Build Your Brand
Written by Benjamin Friedman, September 2nd, 2016
Creating your own brand is one of the first steps to creating a successful organization or business. It's the first impression that people will get upon seeing you or your organization. Once you decide on a style it can become all your own, and people can come to know and discover you based on your style or look.
It's critical that you decide on a strong brand, one that uniquely identifies you in an unmistakable fashion. When developing our brand for Axolsoft we took quite a few considerations into mind. We would like to share some those with you in hopes that you can develop a solid brand as well.image credit snifty @ openclipart.org
To begin with any brand, you'll be needing your name. This can be both the trickiest and simplest part of the process. Picking the perfect name (one which is not taken by any others and can be distinctly identified from existing brand names) can be troublesome. These days the sure volume of up and coming brands as well as existing ones creates a bit of an issue. Most times you will find that the name you like has been taken already. At one point, before we decided on 'Axolsoft' we had been deliberating on 'Snowflame', only to find it was taken by a cocaine powered super villain.
Chances of you having a similar issue are highly unlikely, but nonetheless do your research. If you find that searching up a name brings up already known information on another business, product or character, you should consider another name. The effort involved in trying to build up a brand against an already existing name can be difficult, and most likely will carve out from your potential users and customers. Performing a simple google search can often let you know whether your name is contested or not. Searching and finding that the name returns various obscure documents or references is usually a good sign that your name is relatively available.
Picking a Logo is the next big step. Usually this falls in close step with your style as well, since picking a logo not only decides on a look but also a color scheme. Make sure that your design conveys the aspects that best define your organization, such as strength, intelligence or responsiveness (we may have discribed our logo a bit there). However, don't take our thoughts to heart, it's up to you and your team to decide on what look is best for you.
This touches on a critical point, build your brand. Do not (and we cannot stress this enough) base your brand on the successful aspects of another. You will almost undoubtedly fall in behind the brand you mimicked and may be perceived as, at best, an alterative, or worse as a copycat. It's critical that your own ambition and idea for your brand remain as unspoilt as possible. The general public will almost always perceive a unique brand (no matter how odd it may be) as superior to a non-unique one. The general feeling of "oh, this is new!" conveys a positive connotation that can infer progress and even superiority to existing brands.
In a similar regard creating a distinctive brand creates a public feeling akin to that of the the underdog effect. A condition where, when given a choice between groups to root for, an individual will generally pick the group perceived to be at a competitive disadvantage. Now we don't want your brand to be literally at a competitive disadvantage, but coming out with a distinct brand in a sea of rinse and repeat can help generate public interest in your favor.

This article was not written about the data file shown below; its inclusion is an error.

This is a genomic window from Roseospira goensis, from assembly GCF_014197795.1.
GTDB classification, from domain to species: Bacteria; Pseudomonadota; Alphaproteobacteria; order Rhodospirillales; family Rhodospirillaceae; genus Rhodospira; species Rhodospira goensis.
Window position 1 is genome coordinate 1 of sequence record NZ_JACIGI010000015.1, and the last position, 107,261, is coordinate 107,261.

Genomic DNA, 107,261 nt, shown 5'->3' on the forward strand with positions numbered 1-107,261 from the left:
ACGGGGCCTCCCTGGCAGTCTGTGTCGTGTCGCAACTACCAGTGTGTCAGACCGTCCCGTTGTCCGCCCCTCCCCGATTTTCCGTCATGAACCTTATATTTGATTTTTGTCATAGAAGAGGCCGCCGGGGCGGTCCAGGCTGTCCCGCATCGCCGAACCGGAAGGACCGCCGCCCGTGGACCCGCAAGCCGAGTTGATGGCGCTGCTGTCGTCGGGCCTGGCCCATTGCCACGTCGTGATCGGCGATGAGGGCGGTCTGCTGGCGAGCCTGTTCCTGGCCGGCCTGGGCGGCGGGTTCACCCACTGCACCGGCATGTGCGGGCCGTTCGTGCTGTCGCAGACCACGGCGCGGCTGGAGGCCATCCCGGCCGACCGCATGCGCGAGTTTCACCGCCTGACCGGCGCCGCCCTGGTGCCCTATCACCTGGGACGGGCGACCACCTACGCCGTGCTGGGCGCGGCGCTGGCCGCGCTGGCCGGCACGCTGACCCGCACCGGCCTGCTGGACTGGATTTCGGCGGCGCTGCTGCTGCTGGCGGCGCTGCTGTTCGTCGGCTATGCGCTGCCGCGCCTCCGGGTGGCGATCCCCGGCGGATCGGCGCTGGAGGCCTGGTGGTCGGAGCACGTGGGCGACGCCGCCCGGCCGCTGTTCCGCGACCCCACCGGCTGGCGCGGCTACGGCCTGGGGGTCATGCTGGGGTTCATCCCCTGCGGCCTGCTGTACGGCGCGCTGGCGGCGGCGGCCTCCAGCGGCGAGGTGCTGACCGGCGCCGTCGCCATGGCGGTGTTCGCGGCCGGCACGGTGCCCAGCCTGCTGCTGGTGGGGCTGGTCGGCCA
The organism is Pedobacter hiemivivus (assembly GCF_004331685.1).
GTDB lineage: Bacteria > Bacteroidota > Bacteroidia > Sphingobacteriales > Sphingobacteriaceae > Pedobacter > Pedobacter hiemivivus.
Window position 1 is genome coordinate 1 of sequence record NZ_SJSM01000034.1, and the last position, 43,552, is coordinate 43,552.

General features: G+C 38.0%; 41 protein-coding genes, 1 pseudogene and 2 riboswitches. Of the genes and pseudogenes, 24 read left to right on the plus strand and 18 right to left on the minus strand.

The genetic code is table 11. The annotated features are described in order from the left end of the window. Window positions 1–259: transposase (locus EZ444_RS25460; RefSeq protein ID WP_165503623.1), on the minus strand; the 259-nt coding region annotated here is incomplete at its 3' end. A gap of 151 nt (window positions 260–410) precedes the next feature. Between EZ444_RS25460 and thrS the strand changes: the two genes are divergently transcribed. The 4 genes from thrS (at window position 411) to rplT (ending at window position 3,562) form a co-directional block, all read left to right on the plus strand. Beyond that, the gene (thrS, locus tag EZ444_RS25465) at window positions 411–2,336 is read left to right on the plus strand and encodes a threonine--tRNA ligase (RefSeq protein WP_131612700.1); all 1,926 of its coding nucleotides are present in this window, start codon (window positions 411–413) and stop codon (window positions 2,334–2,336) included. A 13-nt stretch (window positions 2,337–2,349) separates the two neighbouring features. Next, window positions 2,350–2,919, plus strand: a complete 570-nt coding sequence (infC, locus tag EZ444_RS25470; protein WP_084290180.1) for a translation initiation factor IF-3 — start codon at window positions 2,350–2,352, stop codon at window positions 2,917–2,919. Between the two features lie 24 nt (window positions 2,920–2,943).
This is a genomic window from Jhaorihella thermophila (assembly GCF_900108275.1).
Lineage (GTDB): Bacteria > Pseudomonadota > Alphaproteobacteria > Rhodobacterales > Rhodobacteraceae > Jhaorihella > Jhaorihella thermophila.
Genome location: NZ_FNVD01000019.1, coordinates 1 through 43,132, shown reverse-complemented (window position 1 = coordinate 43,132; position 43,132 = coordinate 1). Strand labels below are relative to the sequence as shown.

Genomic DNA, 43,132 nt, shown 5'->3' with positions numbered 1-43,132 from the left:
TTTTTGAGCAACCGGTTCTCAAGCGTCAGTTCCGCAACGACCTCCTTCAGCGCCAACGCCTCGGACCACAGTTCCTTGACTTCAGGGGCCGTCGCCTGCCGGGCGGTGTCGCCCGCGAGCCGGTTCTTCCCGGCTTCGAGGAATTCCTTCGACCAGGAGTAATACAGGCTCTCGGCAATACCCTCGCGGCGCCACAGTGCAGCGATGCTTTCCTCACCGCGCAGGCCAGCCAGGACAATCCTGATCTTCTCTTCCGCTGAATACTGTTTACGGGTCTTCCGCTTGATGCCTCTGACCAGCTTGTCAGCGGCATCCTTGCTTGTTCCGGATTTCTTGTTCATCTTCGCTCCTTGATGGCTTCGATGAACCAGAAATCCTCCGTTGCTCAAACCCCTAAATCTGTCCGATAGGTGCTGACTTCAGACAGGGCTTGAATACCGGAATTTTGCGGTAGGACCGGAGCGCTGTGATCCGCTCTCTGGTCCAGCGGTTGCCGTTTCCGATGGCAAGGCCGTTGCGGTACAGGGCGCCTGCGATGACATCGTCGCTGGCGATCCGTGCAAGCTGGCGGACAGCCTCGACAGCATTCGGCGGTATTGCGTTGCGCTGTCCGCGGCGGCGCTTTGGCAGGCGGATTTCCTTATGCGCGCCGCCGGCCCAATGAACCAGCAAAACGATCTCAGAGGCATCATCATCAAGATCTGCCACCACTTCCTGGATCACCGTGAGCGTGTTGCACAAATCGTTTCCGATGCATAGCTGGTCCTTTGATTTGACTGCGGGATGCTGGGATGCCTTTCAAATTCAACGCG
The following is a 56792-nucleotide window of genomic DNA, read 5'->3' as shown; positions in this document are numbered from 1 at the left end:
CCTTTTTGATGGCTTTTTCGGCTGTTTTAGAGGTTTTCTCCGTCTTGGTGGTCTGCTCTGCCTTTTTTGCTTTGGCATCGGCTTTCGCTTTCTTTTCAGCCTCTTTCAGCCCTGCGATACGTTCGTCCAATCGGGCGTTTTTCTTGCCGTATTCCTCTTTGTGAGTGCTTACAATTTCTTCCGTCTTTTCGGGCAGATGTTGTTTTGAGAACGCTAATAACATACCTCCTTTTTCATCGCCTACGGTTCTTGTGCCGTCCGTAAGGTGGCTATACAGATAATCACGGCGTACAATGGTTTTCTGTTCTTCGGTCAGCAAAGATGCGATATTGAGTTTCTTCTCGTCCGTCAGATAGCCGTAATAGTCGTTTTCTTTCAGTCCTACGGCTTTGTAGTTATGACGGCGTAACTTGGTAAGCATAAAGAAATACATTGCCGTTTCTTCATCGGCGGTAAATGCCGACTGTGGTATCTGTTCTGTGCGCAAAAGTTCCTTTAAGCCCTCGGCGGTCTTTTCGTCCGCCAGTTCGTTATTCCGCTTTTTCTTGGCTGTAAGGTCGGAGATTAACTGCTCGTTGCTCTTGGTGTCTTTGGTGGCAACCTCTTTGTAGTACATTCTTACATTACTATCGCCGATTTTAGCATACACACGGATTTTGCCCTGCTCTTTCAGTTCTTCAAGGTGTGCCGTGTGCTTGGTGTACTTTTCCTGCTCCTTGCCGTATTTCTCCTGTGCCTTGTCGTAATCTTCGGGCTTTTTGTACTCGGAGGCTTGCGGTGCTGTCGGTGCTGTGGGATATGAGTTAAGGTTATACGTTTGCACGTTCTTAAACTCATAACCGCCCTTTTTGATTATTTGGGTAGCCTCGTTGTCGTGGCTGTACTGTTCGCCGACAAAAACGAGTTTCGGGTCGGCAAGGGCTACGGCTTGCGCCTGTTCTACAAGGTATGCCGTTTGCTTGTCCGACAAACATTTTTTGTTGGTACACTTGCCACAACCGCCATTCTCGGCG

Now we mentioned the color scheme before, but haven't really detailed how important this can be. Color conveys emotion. Creating a brand is creating a work of art, and although you can't control what the public thinks of your work you can sometimes influence the general response. A simple dichotomy, as an example, would be between the colors blue and red. Blue is generally thought of to convey a sense of calm and trust. On the other hand red is frequently viewed as a color of passion, strength and courage. Each of these colors can also have a negative response, such as cold for blue and defiance for red. You can find a little more about the psychological properties of color here.
Only you can know what look, colors and style will best fit your audience. This is the final point we'll mention, knowing that audience. Building up your brand requires you have a goal for that brand in mind, and familiarity with your target audience can help you achieve your goal. For most this is accruing a dedicated following of individuals, however which individuals will you be targeting? Doing market research into your potential consumer or user base is critical in designing your brand. Keeping such thoughts as "What do they want?", "What do they value?" and "What do they dislike?" are all key to developing an effective brand. We advise taking the time to research your potential market thoroughly and to know what may appeal best and what doesn't.
To wrap all this up, it is important to know that it is up to you and your team to make all final decisions. It is perfectly reasonable to do something that defies what your research suggests simply because it doesn't align with your own views. The real issue is knowing when and how frequently to do this. Using your own opinions as too much a guide will be perceived as excessively headstrong and defiant, whereas pandering to other's interest may leave you to be perceived as too far along the opposite.
Overall make sure you follow your own ideals, while thoroughly vetting them against in depth research to inform you on your ultimate brand choice. Remember, it's going to be with you for a while, so what do you want it to be?
Questions? Corrections? Concerns? Contact us at firstname.lastname@example.org